At the risk of over-simplifying and over-generalizing, I make this statement: The missionary life is just the normal Christian life lived in a different context. God deals with us just like He deals with all His children – using His Word and His Spirit to bring to light sin in our hearts and to bring us back around to right thinking. And as we open our hearts to this kind of interference, we get to know Him better through life’s journey.
Ellen Halverson said, a couple nights before we took off on the plane for Brazil that first time as a family, that walking with God in Brazil would be the same as walking with God in the States. And I know exactly what she meant. We didn’t know how to live in our new context. But we did know how God wants us to live with Him. “He has showed you, O man, what is good. And what does the Lord require of you? To act justly, and to love mercy, and to walk humbly with your God.” (Micah 6:8)
And so, at the risk of un-impressing anybody who may have mistakenly been impressed with me, I offer this blog and the next…the true story of God dealing with my heart along the journey. And may God get the glory.
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While we were still in the States, the LORD gave me this warning (and promise) through His Word:
Solomon forgot the LORD his Wisdom, and Samson forgot the LORD his Strength. I will give you both wisdom and strength to accomplish My will for you. But: Do not forget Me.
God opposes the proud but gives grace to the humble. (1 Pt. 5:5, Ja. 4:6, Prov. 11:31)
Somewhere the Scripture says that God will turn the sky to bronze above the proud, and the ground to iron under his feet.
Today my heart trembles at these words.
Today I tremble as my own heart asks WHAT IF after coming SO FAR…way out here so far from “home”…I found myself far from God, alone, apart from His help?
What if He opposes me? What if He closes His ears to me? What if He hardens Himself against me, closes His sky above me so no merciful rain will fall on me, and dries up the ground under my feet?
What a terrifying thought!
I ventured out here ONLY on the understanding that He is with me, upholding me by His right hand, sustaining me, comforting me, protecting me from evil, and supplying strength and wisdom in my not-enoughness. Because He said, “I am with you always.” Because He promised, “I will never leave you.”
But He warned me. And God does not make idle threats like a man who bluffs and manipulates his fellow man. Where God advises of danger, there is danger. He is not a man, that He should lie.
He is with me, as He promised. He will not leave me.
But He opposes the proud.
The only thing, that I can think of, worse than being deserted by God, would be to be opposed by Him.
The reason this scares me, is because I have sinned. In my heart I have gloried in my language learning in wrong ways. And I deceived myself like this:
I did not forget that the Lord was my wisdom. I did not take credit for intelligence or understanding. But I did take credit for my “esforço” “I did work hard,” I thought to myself. “I did really stretch myself.” And I began to take pride in that.
You foolish heart! Who gives man strength? Who sustains you day after day? Quem é que renova os seus esforços dia apos dia?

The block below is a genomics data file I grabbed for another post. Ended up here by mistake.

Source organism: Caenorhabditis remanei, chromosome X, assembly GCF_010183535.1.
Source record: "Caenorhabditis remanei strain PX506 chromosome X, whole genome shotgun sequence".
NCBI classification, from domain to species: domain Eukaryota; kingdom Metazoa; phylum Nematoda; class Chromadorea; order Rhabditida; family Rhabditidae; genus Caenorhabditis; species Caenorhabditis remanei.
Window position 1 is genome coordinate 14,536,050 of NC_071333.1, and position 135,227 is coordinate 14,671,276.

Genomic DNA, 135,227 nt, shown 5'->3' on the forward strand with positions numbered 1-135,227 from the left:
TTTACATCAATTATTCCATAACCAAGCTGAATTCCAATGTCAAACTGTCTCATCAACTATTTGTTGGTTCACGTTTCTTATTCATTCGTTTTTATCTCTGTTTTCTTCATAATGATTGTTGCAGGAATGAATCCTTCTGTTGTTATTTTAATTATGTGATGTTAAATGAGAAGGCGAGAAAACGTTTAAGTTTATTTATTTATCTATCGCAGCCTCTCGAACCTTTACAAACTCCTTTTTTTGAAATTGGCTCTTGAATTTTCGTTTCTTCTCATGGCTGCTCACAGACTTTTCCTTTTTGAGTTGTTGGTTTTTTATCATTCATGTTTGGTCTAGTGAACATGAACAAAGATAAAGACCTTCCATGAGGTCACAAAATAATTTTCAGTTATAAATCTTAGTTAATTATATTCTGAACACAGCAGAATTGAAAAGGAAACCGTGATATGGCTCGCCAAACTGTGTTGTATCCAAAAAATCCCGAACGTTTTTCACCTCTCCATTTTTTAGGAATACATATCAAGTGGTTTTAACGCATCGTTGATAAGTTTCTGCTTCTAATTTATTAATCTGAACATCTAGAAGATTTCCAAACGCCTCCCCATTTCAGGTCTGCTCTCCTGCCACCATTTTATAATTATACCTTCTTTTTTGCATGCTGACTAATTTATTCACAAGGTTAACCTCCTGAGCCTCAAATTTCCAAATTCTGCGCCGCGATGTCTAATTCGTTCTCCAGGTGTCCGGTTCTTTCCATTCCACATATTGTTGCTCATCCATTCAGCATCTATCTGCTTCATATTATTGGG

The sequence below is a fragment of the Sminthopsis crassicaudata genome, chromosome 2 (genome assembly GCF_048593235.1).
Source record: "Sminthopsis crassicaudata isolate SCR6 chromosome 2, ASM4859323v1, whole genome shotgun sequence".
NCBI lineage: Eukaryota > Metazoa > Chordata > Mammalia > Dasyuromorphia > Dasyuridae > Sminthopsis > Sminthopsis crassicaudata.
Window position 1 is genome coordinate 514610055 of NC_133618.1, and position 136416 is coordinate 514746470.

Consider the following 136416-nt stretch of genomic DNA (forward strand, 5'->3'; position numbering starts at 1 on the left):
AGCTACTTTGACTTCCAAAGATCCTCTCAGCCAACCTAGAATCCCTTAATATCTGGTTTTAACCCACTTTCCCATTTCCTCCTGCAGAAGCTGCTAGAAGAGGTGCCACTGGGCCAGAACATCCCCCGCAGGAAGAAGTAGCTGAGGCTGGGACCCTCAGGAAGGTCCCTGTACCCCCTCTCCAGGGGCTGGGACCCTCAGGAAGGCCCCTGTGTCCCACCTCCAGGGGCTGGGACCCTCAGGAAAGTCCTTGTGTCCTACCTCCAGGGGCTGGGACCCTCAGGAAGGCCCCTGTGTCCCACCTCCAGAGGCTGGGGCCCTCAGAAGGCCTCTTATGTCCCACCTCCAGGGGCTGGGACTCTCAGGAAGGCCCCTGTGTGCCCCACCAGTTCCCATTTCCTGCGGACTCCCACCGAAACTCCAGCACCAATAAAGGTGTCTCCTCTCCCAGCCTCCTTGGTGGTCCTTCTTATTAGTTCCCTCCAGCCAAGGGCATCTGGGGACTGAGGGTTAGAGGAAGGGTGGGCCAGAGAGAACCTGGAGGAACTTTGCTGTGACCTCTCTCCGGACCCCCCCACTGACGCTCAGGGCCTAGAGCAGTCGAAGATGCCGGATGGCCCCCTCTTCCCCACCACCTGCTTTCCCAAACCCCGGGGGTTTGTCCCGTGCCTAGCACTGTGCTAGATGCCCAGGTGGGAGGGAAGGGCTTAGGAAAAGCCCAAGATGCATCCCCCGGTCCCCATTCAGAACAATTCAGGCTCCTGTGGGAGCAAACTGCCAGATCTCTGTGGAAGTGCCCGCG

Lord, have mercy on me; I have sinned.
It’s okay – and sometimes profitable – to say, “I worked hard.” Paul said that. But he did not forget the Source of his strength. “But by the grace of God I am what I am, and His grace to me was not without effect. No, I worked harder than all of them – yet not I, but the grace of God that was with me.” (1 Cor. 15:10)
With tears I sought the Lord and asked that He give me this language. And I found mercy in His eyes. Not because of my tears, but because of what they were expressing – the humility of a desperate human soul that recognized it’s own not-enoughness. And because it was His will to use this jar of clay in a capacity that required language ability. Só isso, e mais nada.
And in the faith that God was helping me, I threw myself into the task, laboring, struggling, “with all His energy, which works so powerfully in me.” (Col. 1:28)
“With my God I can scale a wall.” (Ps. 18:29)
Not only was it God who opened my mind and stretched it around another language, but it was also God who renewed my esforços day after day.
And now, why do I feel so doubtful about the idea of learning the indigenous language?
Because I don’t think I can put out that kind of effort again. There are forward thrusts that can be sustained for a length of time – say, a year – but not indefinitely. Not three more years, or however long it takes to learn the next language.
it really makes no difference.
Because the truth that God and I know, is that I didn’t have the strength for the forward thrust of this past year, either.
I just banked on the confidence that if I worked, God was working, that if I expended esforço, God was supplying, that if I ran dry, more would be there the next morning. Sometimes I slowed down because I was spent, but kept moving forward believing that, (as the song says) “strength will rise as we wait upon the LORD, as we wait upon the LORD, as we wait upon the LORD” and (as another song says) “I will serve You while I’m waiting”.
And humble myself before the mighty hand of God.
And as I do, fear melts away.
Love casts out fear.
I love you, O LORD my strength. (Ps. 18:1)
I will trust You in my not-enoughness.